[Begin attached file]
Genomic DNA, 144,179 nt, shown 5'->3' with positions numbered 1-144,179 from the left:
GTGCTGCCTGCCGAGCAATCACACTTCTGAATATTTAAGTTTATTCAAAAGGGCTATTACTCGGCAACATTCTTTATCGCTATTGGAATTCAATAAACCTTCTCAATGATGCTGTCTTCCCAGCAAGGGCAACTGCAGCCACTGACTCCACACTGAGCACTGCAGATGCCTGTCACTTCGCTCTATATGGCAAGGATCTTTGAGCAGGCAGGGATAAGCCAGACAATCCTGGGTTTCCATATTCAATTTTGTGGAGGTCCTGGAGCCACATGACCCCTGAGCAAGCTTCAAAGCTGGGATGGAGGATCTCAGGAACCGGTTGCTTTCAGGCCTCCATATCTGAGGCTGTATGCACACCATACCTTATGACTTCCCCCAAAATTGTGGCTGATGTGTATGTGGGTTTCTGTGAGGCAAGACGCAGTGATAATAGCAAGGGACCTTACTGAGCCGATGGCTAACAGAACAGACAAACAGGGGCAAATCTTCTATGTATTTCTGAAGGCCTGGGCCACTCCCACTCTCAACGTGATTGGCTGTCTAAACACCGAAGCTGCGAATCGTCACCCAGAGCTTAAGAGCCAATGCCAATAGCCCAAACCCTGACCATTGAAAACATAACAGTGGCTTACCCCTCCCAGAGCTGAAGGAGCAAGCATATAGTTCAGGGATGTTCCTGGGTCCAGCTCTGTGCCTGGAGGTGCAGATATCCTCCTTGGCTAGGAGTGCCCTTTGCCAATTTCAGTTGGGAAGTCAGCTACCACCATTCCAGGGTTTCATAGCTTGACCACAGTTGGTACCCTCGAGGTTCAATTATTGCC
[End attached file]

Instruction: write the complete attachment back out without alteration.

Genomic DNA, 144,179 nt, shown 5'->3' with positions numbered 1-144,179 from the left:
GTGCTGCCTGCCGAGCAATCACACTTCTGAATATTTAAGTTTATTCAAAAGGGCTATTACTCGGCAACATTCTTTATCGCTATTGGAATTCAATAAACCTTCTCAATGATGCTGTCTTCCCAGCAAGGGCAACTGCAGCCACTGACTCCACACTGAGCACTGCAGATGCCTGTCACTTCGCTCTATATGGCAAGGATCTTTGAGCAGGCAGGGATAAGCCAGACAATCCTGGGTTTCCATATTCAATTTTGTGGAGGTCCTGGAGCCACATGACCCCTGAGCAAGCTTCAAAGCTGGGATGGAGGATCTCAGGAACCGGTTGCTTTCAGGCCTCCATATCTGAGGCTGTATGCACACCATACCTTATGACTTCCCCCAAAATTGTGGCTGATGTGTATGTGGGTTTCTGTGAGGCAAGACGCAGTGATAATAGCAAGGGACCTTACTGAGCCGATGGCTAACAGAACAGACAAACAGGGGCAAATCTTCTATGTATTTCTGAAGGCCTGGGCCACTCCCACTCTCAACGTGATTGGCTGTCTAAACACCGAAGCTGCGAATCGTCACCCAGAGCTTAAGAGCCAATGCCAATAGCCCAAACCCTGACCATTGAAAACATAACAGTGGCTTACCCCTCCCAGAGCTGAAGGAGCAAGCATATAGTTCAGGGATGTTCCTGGGTCCAGCTCTGTGCCTGGAGGTGCAGATATCCTCCTTGGCTAGGAGTGCCCTTTGCCAATTTCAGTTGGGAAGTCAGCTACCACCATTCCAGGGTTTCATAGCTTGACCACAGTTGGTACCCTCGAGGTTCAATTATTGCC